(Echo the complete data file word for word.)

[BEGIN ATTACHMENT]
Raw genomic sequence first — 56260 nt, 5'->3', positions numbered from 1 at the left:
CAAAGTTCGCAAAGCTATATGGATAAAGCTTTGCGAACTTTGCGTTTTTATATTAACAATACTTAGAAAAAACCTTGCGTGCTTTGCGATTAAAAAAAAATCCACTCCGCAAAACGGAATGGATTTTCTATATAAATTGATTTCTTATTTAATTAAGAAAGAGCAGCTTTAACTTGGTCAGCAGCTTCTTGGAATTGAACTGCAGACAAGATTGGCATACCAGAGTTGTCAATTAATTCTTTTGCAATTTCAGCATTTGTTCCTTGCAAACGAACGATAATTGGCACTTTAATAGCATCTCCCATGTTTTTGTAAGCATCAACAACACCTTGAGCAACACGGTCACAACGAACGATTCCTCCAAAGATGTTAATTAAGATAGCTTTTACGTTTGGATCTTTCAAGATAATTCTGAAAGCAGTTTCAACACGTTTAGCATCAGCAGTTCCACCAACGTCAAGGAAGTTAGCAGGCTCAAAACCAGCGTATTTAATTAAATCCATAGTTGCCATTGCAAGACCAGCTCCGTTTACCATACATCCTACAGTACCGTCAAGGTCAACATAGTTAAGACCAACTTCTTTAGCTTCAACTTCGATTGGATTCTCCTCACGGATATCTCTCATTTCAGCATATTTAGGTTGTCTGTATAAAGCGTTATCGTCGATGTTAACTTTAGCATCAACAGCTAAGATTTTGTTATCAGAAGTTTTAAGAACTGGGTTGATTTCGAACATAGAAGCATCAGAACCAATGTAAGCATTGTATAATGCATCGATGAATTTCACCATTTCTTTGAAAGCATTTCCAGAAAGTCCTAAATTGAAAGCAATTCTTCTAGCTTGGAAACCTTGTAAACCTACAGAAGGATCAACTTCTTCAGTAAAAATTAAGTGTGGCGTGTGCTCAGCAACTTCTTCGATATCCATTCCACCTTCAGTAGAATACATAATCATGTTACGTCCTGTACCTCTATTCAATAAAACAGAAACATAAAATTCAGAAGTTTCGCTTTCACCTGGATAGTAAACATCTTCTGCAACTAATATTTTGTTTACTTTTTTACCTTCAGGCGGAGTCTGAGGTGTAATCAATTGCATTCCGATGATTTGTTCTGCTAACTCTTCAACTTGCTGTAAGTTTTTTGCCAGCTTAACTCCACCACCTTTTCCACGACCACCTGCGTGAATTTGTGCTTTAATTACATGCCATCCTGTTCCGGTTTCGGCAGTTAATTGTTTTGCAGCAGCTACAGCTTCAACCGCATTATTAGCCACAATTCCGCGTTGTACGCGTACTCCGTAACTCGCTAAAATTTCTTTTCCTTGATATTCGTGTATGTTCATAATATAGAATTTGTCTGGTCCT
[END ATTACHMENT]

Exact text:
Raw genomic sequence first — 56260 nt, 5'->3', positions numbered from 1 at the left:
CAAAGTTCGCAAAGCTATATGGATAAAGCTTTGCGAACTTTGCGTTTTTATATTAACAATACTTAGAAAAAACCTTGCGTGCTTTGCGATTAAAAAAAAATCCACTCCGCAAAACGGAATGGATTTTCTATATAAATTGATTTCTTATTTAATTAAGAAAGAGCAGCTTTAACTTGGTCAGCAGCTTCTTGGAATTGAACTGCAGACAAGATTGGCATACCAGAGTTGTCAATTAATTCTTTTGCAATTTCAGCATTTGTTCCTTGCAAACGAACGATAATTGGCACTTTAATAGCATCTCCCATGTTTTTGTAAGCATCAACAACACCTTGAGCAACACGGTCACAACGAACGATTCCTCCAAAGATGTTAATTAAGATAGCTTTTACGTTTGGATCTTTCAAGATAATTCTGAAAGCAGTTTCAACACGTTTAGCATCAGCAGTTCCACCAACGTCAAGGAAGTTAGCAGGCTCAAAACCAGCGTATTTAATTAAATCCATAGTTGCCATTGCAAGACCAGCTCCGTTTACCATACATCCTACAGTACCGTCAAGGTCAACATAGTTAAGACCAACTTCTTTAGCTTCAACTTCGATTGGATTCTCCTCACGGATATCTCTCATTTCAGCATATTTAGGTTGTCTGTATAAAGCGTTATCGTCGATGTTAACTTTAGCATCAACAGCTAAGATTTTGTTATCAGAAGTTTTAAGAACTGGGTTGATTTCGAACATAGAAGCATCAGAACCAATGTAAGCATTGTATAATGCATCGATGAATTTCACCATTTCTTTGAAAGCATTTCCAGAAAGTCCTAAATTGAAAGCAATTCTTCTAGCTTGGAAACCTTGTAAACCTACAGAAGGATCAACTTCTTCAGTAAAAATTAAGTGTGGCGTGTGCTCAGCAACTTCTTCGATATCCATTCCACCTTCAGTAGAATACATAATCATGTTACGTCCTGTACCTCTATTCAATAAAACAGAAACATAAAATTCAGAAGTTTCGCTTTCACCTGGATAGTAAACATCTTCTGCAACTAATATTTTGTTTACTTTTTTACCTTCAGGCGGAGTCTGAGGTGTAATCAATTGCATTCCGATGATTTGTTCTGCTAACTCTTCAACTTGCTGTAAGTTTTTTGCCAGCTTAACTCCACCACCTTTTCCACGACCACCTGCGTGAATTTGTGCTTTAATTACATGCCATCCTGTTCCGGTTTCGGCAGTTAATTGTTTTGCAGCAGCTACAGCTTCAACCGCATTATTAGCCACAATTCCGCGTTGTACGCGTACTCCGTAACTCGCTAAAATTTCTTTTCCTTGATATTCGTGTATGTTCATAATATAGAATTTGTCTGGTCCT